On Thursday afternoon, Melinda Gates — business executive and co-chair of the Bill & Melinda Gates Foundation — spoke to an audience of students, alumni and prospective freshman about leadership, philanthropy and the challenges of being a woman in the tech sector.
Gates was on campus for a fireside chat sponsored by Stanford Women in Business (SWIB) as part of SWIB’s spring executive leadership series.
Gates began the chat by discussing her path to studying computer science in college and the challenges she faced as a woman in a male-dominated field. Gates first began to code when she was a student at an all-girls parochial high school, where a teacher took a particular interest in her and encouraged her to experiment in the field. Her parents supported her interest, eventually investing in a family computer. Gates’ father, who worked as an aerospace engineer on the Apollo missions, also inspired her by proactively seeking out women mathematicians to place on his teams.
“My dad always said that his teams were better when they had women on them,” Gates said. “I would meet these women at the company’s summer picnics, and I would hear my dad talk about how amazing they were, and so he absolutely believed that women could be good in business and science.”
Gates said that oftentimes being the only woman in a lecture hall or computer science project group was daunting, but the most important thing was to maintain confidence in her abilities. Drawing on those experiences, she advised audience members to find partners who are willing to be vulnerable and admit that they also find the material difficult. She also pointed out that such collaboration made her realize her leadership potential.
“We know that women, even in the workplace, have more doubt than men,” Gates stated. “And society gives them all of these messages along the way that ‘maybe you can’t do this, and we’re not sure of you.’ You have to keep your confidence up.”
Throughout her talk, Gates emphasized the importance of surrounding yourself with challenging people who will be brutally honest with you and yet still support you. She discovered the importance of heeding honest advice while being recruited by IBM right after college; her hiring manager told her that she would have more upward mobility at Microsoft. Gates started at Microsoft in 1987 and worked there for nine years.
“We were changing the world and we knew we were changing the world,” Gates said of her early days at Microsoft.
Gates said that while Microsoft was an intense place to work, she loved the challenge. However, she said there were times when the culture of the workforce felt antithetical to her personality. According to Gates, a key moment for her career came when she decided to “try on her own style” at Microsoft. The more she did this, she said, the more she attracted sought-after developers and engineers to work for her.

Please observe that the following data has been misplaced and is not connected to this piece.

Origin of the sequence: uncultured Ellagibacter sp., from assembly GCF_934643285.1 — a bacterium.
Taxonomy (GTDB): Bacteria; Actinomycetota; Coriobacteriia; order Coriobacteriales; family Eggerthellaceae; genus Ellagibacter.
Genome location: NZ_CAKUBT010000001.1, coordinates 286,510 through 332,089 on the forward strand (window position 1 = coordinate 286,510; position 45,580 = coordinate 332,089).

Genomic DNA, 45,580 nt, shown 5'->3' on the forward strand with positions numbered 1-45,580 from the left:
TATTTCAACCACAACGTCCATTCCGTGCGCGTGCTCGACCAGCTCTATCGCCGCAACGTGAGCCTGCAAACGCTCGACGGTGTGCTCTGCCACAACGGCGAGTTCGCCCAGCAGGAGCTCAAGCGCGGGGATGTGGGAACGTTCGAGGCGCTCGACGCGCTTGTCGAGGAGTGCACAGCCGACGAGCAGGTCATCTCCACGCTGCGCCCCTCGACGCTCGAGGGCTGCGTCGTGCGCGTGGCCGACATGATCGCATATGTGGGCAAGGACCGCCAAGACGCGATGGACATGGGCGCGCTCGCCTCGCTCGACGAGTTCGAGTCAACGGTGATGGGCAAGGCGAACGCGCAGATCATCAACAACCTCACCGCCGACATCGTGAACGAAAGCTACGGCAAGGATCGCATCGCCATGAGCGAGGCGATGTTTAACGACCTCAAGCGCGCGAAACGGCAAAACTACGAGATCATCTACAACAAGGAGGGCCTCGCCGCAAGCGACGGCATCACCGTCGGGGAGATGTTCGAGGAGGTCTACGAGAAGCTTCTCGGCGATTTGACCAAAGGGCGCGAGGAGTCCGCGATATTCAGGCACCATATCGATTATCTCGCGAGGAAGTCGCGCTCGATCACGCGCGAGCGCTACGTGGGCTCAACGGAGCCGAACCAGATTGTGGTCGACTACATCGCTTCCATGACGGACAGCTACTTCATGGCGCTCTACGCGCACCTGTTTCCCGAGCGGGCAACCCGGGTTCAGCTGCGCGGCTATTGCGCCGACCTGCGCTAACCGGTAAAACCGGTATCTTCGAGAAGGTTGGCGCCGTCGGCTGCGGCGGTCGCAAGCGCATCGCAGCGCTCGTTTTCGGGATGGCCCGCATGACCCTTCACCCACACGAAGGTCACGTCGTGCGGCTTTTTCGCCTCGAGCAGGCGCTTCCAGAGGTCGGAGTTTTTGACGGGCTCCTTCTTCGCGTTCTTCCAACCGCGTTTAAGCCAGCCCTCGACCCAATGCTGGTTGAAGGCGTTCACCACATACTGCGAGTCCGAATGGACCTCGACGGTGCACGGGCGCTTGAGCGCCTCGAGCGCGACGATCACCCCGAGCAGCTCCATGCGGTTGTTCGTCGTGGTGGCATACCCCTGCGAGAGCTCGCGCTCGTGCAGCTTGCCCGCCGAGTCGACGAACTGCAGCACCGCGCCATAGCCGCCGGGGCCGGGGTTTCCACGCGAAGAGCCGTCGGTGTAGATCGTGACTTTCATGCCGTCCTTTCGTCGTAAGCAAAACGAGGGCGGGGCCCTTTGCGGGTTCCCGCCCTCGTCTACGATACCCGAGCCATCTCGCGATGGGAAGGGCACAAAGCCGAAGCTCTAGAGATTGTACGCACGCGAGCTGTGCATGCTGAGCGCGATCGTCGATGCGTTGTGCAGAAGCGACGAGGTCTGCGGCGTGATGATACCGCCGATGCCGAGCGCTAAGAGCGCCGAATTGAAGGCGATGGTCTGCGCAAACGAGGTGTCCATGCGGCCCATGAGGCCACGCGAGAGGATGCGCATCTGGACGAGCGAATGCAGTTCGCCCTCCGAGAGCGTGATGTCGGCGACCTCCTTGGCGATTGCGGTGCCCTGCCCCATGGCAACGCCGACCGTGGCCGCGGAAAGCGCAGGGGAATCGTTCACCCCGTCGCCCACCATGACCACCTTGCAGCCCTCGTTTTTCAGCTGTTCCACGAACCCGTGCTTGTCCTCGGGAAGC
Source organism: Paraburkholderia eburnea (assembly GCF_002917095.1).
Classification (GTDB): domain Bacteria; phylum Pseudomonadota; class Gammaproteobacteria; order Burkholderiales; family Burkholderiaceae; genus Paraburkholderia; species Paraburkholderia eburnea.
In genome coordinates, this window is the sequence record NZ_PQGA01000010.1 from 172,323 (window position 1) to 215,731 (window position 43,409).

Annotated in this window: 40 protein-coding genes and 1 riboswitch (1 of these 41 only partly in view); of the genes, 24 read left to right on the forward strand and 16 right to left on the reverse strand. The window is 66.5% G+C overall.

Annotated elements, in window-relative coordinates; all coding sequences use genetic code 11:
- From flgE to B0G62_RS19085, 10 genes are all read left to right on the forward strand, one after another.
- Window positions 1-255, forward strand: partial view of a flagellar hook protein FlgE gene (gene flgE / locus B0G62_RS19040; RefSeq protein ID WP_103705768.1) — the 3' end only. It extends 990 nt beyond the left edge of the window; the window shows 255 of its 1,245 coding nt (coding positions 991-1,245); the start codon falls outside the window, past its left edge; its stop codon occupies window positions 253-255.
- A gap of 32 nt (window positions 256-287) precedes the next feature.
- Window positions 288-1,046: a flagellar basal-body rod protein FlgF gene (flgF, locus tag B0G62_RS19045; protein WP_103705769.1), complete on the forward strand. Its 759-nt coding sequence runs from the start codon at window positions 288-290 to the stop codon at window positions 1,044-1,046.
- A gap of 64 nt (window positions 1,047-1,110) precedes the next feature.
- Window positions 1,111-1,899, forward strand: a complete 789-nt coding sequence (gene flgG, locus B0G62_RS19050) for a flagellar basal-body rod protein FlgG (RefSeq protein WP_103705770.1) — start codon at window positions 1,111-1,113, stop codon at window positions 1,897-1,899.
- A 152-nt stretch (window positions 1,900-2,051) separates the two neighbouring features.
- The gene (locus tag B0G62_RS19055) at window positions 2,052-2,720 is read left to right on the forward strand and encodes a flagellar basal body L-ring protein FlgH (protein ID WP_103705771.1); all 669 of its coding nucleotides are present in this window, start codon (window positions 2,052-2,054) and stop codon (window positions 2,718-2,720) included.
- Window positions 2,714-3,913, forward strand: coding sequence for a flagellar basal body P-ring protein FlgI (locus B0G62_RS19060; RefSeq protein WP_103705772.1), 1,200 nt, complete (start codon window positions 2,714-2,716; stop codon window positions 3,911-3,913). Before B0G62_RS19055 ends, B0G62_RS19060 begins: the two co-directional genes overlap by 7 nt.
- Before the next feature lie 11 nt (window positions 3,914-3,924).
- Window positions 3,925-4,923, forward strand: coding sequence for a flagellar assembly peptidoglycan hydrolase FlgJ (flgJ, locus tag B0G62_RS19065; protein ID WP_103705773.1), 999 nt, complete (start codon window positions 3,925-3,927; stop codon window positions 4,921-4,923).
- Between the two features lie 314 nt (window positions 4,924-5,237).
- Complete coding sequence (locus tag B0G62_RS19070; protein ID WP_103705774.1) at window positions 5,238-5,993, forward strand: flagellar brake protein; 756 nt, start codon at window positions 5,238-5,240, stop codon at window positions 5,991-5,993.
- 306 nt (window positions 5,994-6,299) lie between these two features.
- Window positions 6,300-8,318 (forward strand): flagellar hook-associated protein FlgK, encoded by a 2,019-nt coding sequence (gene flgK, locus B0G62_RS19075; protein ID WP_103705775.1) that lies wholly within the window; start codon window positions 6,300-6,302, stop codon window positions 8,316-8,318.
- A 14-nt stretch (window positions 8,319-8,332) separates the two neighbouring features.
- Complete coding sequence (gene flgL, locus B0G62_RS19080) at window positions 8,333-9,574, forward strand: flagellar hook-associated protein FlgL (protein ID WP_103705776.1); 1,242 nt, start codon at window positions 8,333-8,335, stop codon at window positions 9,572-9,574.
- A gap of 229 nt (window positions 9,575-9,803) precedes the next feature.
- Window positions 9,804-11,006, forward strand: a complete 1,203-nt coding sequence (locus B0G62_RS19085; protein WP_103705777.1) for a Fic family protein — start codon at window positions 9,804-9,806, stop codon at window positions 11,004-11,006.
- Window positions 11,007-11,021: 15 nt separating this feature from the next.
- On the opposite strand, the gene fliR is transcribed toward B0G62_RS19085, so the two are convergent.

Asked what the biggest challenge of working at Microsoft was, Gates joked, “Well, first of all, it’s a little challenging when you’re dating the CEO.”
Gates said she had to be careful not to come home and discuss work-related things, especially once she began managing teams, but went on to state her belief that the partner you choose in life is the most important decision you will ever make.
During their engagement, Bill and Melinda decided that their vast earnings from Microsoft would go back to society, and after the death of Bill’s mother, they started the Bill & Melinda Gates Foundation. The foundation, built upon the conviction that all lives have equal value, works to provide health care and education in developing countries.
Gates stated that she and her husband operated as absolute equals, but that regardless, she still faced bias and implicit sexism from the beginning of her work with the foundation. People oftentimes assumed that the foundation was simply Bill’s foundation or underestimated her knowledge of world issues during negotiations. In response, Bill and Melinda made a concerted effort to overcome this inherent bias by emphasizing Melinda’s equal partnership and say in the foundation and by hiring strong women leaders for important positions.
“I think it takes incredible resilience for women to make it through this world,” Gates stated. “It’s sad for me that we’re here in 2017, and it’s still so hard for women in certain areas to make their way to the top.”
Asked if she had any advice for audience members, Gates emphasized the importance of cultivating a network of supportive friends, pointing to her good friend Sheryl Sandberg as an example. Friends like Sandberg open doors and give support in times of need, she said.
Gates’ talk concluded with four takeaways: be confident, be authentic, surround yourself with people you want to emulate and have resilience.
Contact Ellie Bowen at ebowen ‘at’ stanford.edu.